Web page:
Though a few weeks delayed, I feel it would violate all rules of blogging etiquette if I were to promise to compose an entry on a particular topic, and then never fulfill said promise.
There are times that I mysteriously forget that I go to college in a quaint New England town, which embraces all sorts of beautiful little traditions, including the yearly celebration of the Fall Equinox. This year Wellesley decided to conduct a musical tree tour, linking the plants that grace the college’s botantical gardens to musical numbers, performed by men and women who do not face the same challenges I do in holding a tune.
Now normally I would see an advertisement containing the words “trees” and “grass” and proceed to run towards the nearest slab of concrete. After all, my true home is the concrete jungle where dreams are made of. But something about this particular ad caught my eye– perhaps it was the promise of warm, caffeinated autumn flavored beverages. Or, perhaps it was the prospect of engaging in impromptu fruit picking beneath apple and cherry trees. Regardless, I mustered up enough energy, ala my new drink of choice: anything that is sized vente, and convinced my favorite Asian, Allison, to accompany me on said Magical Mystical Tree Tour.
Of course, not being accostumed to spending time out doors and in the presence of plants, I did not wear appropriate attire. I assumed that a light fall skirt and flip flops would suffice– both in terms of warmth and protection from insects. Not surprisingly, I was wrong on both accounts. Not only did I feel the tingly sensation that precedes frost bite, but I also faced the wrath of several large scale mosquitoes, who left my legs looking like an astronomy lesson in identifying constellations.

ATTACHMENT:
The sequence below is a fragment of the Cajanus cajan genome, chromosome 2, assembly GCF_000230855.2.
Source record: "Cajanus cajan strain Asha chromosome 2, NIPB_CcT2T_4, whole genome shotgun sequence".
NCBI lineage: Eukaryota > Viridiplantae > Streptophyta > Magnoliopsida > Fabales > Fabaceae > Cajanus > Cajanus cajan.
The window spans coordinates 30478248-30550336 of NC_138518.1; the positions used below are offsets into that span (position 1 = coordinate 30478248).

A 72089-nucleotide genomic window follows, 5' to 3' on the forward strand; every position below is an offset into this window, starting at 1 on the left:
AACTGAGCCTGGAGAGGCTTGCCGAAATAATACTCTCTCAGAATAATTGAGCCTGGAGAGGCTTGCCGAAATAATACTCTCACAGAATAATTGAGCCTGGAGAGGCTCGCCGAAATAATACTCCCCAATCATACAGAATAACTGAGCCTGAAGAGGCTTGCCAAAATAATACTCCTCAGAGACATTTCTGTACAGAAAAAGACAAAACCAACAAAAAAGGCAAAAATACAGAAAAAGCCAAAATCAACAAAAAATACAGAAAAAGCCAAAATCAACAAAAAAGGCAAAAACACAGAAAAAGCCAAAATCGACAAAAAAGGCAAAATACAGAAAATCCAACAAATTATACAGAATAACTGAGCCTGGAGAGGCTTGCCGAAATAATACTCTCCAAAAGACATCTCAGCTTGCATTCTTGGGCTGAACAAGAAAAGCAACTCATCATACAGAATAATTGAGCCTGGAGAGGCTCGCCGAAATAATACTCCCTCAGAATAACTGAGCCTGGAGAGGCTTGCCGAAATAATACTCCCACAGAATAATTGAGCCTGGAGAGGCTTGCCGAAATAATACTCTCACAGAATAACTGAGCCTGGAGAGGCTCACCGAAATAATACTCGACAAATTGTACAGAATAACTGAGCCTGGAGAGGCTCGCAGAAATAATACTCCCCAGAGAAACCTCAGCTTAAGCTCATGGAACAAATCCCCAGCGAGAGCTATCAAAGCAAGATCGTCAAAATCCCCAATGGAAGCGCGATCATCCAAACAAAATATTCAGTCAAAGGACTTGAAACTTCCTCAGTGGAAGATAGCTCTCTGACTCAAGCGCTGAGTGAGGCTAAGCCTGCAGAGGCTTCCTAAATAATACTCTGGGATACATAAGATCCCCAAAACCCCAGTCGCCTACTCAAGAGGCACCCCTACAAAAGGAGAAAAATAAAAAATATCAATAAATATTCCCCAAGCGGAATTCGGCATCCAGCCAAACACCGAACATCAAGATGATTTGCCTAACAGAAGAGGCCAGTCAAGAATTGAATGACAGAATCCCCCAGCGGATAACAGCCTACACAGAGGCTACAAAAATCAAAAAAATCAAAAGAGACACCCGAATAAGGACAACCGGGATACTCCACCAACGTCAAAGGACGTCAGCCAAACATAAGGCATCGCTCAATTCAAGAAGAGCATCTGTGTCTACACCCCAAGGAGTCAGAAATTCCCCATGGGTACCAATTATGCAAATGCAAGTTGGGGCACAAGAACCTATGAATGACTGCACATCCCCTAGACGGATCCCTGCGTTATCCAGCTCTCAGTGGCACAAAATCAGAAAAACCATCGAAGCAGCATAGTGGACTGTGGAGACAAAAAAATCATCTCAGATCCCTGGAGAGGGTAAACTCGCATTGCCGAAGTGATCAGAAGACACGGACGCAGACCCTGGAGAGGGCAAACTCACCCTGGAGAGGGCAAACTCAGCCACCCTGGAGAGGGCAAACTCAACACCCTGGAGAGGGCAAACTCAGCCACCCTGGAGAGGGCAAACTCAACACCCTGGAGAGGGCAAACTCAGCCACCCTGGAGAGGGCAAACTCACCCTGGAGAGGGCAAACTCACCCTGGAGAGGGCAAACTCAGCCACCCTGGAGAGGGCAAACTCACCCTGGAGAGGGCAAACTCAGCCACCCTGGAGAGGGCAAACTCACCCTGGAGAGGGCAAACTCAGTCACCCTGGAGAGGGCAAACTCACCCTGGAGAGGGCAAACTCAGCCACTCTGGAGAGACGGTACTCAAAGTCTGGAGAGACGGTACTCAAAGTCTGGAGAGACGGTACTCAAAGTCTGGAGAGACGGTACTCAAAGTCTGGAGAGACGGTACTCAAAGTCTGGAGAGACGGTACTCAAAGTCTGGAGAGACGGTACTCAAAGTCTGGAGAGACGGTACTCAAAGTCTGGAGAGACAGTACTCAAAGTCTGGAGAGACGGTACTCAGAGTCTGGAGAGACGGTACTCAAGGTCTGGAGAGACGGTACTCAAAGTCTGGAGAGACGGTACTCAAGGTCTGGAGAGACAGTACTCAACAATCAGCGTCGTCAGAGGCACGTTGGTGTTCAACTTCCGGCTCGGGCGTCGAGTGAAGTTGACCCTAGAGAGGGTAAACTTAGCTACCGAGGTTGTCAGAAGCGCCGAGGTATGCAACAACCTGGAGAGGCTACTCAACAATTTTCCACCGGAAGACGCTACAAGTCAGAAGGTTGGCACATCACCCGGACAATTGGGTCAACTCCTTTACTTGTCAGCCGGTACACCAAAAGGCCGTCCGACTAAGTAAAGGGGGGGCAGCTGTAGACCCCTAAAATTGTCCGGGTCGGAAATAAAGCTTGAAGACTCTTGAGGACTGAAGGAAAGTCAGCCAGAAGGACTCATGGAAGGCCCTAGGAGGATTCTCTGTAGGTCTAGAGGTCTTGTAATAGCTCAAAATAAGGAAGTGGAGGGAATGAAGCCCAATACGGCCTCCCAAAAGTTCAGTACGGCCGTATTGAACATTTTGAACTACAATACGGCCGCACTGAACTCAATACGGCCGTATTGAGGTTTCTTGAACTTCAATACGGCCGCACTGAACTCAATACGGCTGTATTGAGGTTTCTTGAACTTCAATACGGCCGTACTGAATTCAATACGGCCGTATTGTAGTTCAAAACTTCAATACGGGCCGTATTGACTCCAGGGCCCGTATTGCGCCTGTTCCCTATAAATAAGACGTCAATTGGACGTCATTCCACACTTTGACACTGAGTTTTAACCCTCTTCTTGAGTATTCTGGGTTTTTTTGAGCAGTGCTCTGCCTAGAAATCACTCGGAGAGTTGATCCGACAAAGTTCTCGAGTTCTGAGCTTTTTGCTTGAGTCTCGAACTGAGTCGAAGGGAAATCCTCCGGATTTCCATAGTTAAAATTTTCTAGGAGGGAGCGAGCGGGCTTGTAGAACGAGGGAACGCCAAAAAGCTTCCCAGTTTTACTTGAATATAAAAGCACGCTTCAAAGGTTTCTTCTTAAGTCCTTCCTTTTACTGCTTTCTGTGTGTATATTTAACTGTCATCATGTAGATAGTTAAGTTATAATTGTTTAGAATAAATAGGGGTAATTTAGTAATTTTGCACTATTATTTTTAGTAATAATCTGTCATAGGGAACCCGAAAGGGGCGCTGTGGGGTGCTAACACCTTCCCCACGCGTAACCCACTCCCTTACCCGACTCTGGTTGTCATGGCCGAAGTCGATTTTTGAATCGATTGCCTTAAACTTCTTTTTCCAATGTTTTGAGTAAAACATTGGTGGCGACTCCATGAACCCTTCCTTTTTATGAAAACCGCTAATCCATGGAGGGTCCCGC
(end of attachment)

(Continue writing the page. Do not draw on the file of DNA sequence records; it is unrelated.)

There were perks, though. Perks that made me regret dropping Horticulture as a sophomore, and may ironically result in me auditing Horticulture as a second-semester senior in the spring. First, the ladies beneath the apple tree, who in addition to supplying crunchy Gala apples, performed a little ditty from 1942 known as “Don’t Sit Under The Apple Tree (With Anyone Else But Me).” Ah, love in the 1940s– characterized by romantic rendezvous in the gardens, rather than cyber-stalking on the internet.
After Allison and I experienced the wonders of the Andrews Sisters (the performers of the aforementioned song), we journeyed onto the cherry tree, under which I was introduced to the wonders of dried cherries. Now I will be the first to admit it– I have an addiction to dried fruit, particularly mango, dates, and pineapple, and particularly those fruits when acquired from a certain Spanish market place. However, given that Europe is no longer my backyard, I have taken to indulging in the finest dried fruits Whole Foods and Trader Joe’s have to offer. And now, after my encounter with dried cherries, I have a new addition to my shopping list.
The highlight of my brief encounter with nature, however, was a less healthy alternative to fruit. In fact, it was one of those moments I could imagine my grandmother sighing and then saying, “A moment on the lips, forever on the hips.” It happened beneath the maple tree. And though I no longer can recall the specific song associated with maple, as I was introduced to the edible delight known as maple cookies, “Heaven Must Be Missing An Angel” played distinctly in the foreground of my mind.
The maple cookie is your standard high-glucose baked goods, but with maple syrup. And being as how said syrup is derived from trees unique to New England, it is only natural to apply the wonders of the sugary sap to my new favorite comfort food: the maple cookie.
Inspired, I adapted the recipe, or conducted an experiment of the culinary kind. Upon consulting a new adorable blog about country bumpkins, entitled “I Live on A Farm,” I came across an improved version of the cookie– maple AND peanut butter. And let me just say, I haven’t smiled this much since Starbucks came out with its whimsical holiday red cups. Happy Fallidays!